Robert convenes the Human Ecology program in the Fenner School of Environment and Society at the Australian National University. He is also visiting Professor at the College of Human Ecology, University of the Philippines Los Baños. His current research centres on the application... Read More →

Thursday July 13, 2017 10:00 - 10:30 CEST
Kuppelsaal der TU Wien (Karlsplatz) Resselgasse, 1040 Wien, Austria

10:30 CEST

11:15 CEST

Ecosystems Panel Session: Dr.-Ing. Christian Walloth, Thomas Fundneider, Prof. Dr. Ramesh Kumar Biswas, Prof. Ray Ison
"Smart" seems to be the buzzword of these years, following on "sustainable" and "resilient". Everything is smart, or should become smart, including our cities ("smart cities) and our workplaces (e.g., "smart work centers"). But what does a city or a workplace need to be "smart"?

Along with a certain commodization of the word "smart", its meaning has opened to include more than only technological solutions. A network of sensors and some computer intelligence alone won't make a city smart. Instead, e.g., "smart city" is now a catch-all term for a city that is being developed in an integrated way, combining aspects of technical infrastructure with administrative innovation, new approaches to leverage local economic and cultural developments, as well as esthetic and spatial design aspects.

Systems tools and methods can enable such integrated develoments of places on various scales – buildings, campuses and neighborhoods, urban quarters, entire cities and regions. A systems view may help to avoid misled developments and open the minds of decision-makers for future-proof strategies.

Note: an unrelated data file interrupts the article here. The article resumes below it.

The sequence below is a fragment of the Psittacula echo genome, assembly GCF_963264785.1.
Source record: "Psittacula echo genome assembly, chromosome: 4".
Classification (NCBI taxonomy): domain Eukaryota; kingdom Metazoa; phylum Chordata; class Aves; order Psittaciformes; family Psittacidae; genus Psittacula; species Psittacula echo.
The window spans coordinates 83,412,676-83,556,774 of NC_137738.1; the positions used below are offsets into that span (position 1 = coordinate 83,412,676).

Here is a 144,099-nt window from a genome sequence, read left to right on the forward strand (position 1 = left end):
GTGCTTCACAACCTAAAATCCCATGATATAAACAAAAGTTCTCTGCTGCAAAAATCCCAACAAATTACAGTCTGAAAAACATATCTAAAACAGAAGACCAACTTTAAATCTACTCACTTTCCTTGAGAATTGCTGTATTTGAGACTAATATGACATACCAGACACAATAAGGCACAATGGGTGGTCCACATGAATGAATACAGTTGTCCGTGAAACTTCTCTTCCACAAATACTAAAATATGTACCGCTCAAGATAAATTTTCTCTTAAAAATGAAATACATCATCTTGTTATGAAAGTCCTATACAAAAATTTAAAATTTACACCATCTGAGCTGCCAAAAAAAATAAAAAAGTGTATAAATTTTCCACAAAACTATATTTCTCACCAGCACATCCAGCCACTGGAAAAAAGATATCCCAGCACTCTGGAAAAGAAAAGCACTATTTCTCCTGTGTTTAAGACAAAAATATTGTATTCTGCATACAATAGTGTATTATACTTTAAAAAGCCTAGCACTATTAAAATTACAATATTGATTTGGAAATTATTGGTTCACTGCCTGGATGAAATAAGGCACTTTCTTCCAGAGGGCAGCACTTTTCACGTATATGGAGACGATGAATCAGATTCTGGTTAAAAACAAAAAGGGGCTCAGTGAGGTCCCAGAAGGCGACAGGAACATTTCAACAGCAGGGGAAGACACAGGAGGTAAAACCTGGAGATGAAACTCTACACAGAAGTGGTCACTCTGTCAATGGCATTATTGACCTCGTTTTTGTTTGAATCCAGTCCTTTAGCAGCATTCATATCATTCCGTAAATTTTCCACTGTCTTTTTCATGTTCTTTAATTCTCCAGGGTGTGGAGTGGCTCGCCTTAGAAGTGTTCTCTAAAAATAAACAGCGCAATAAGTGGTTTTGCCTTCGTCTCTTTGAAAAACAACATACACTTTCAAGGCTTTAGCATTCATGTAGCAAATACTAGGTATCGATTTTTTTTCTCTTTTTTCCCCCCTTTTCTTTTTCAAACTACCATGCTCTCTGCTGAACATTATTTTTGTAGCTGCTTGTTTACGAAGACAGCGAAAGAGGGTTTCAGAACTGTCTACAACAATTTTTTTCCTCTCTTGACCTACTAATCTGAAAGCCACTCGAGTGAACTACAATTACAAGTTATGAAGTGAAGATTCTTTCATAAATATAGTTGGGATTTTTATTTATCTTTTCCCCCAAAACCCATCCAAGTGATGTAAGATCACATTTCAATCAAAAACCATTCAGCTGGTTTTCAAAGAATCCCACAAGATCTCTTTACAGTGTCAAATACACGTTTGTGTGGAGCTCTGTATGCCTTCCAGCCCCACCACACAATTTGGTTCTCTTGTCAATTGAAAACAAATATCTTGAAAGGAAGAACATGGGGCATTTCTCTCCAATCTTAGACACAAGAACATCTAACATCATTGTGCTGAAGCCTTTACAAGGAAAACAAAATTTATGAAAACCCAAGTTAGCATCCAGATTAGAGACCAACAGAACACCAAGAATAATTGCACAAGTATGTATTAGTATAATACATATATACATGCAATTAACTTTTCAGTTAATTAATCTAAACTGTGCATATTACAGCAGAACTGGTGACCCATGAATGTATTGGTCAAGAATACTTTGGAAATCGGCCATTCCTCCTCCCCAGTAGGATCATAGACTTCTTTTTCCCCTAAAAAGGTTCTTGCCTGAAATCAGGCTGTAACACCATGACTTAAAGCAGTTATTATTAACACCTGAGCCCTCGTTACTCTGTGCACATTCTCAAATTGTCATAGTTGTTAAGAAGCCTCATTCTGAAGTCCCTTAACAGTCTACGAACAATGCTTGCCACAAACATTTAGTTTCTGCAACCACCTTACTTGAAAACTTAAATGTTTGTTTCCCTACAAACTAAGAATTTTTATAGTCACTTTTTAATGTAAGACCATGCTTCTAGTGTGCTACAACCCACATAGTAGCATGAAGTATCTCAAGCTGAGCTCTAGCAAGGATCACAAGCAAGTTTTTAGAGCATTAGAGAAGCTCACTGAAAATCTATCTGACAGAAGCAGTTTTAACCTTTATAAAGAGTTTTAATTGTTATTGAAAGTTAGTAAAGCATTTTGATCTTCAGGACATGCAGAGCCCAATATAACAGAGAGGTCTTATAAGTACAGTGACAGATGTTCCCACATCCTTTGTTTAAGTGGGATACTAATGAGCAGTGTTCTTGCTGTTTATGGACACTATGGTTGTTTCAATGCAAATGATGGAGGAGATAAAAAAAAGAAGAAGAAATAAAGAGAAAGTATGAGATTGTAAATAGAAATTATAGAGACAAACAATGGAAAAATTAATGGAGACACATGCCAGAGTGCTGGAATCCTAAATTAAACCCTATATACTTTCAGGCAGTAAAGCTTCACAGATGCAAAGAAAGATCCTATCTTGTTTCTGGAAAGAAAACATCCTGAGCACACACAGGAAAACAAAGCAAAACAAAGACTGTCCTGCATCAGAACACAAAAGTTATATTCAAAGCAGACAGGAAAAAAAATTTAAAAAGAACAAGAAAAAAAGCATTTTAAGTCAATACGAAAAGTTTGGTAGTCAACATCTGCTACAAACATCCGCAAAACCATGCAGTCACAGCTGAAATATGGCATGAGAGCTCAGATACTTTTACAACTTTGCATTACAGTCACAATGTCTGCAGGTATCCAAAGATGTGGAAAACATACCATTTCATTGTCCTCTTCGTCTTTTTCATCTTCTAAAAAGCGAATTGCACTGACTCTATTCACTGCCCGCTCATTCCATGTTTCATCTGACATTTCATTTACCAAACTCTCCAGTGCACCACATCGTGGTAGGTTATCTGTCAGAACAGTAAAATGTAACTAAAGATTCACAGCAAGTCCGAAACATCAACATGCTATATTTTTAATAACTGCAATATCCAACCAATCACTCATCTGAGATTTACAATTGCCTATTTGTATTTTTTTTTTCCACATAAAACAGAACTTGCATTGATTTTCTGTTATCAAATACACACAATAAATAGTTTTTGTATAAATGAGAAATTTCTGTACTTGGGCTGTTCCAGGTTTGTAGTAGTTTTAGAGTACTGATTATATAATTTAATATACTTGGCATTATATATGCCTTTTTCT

Many of our cities are at the crossroad now. Decision makers need to navigate a multitude of good-practice examples and fashions. Do we want to optimize our cities for tourists flying in for a weekend, contributing to the "eventization" of our cities? Are we going to insist on further extending the 20th-century model of public urban mass transportation using buses and tramways, while ignoring that the youth is dreaming of individualized (public) transportation and several companies are working on small flying vehicles? Are we going to leverage on the sharing economy or try to ban it (Uber, AirBnB)? Shall we help people to better interconnect in cities – or continue to put up hurdles to traffic flows and fostering slow modes of transportation such as cycling? And how do we account for moving the aging population – on bicycles? Will we allow for private space or are we going to foster endless "co-"ization – shared common spaces in residential buildings, all together in public mass transportation, all together in co-working spaces?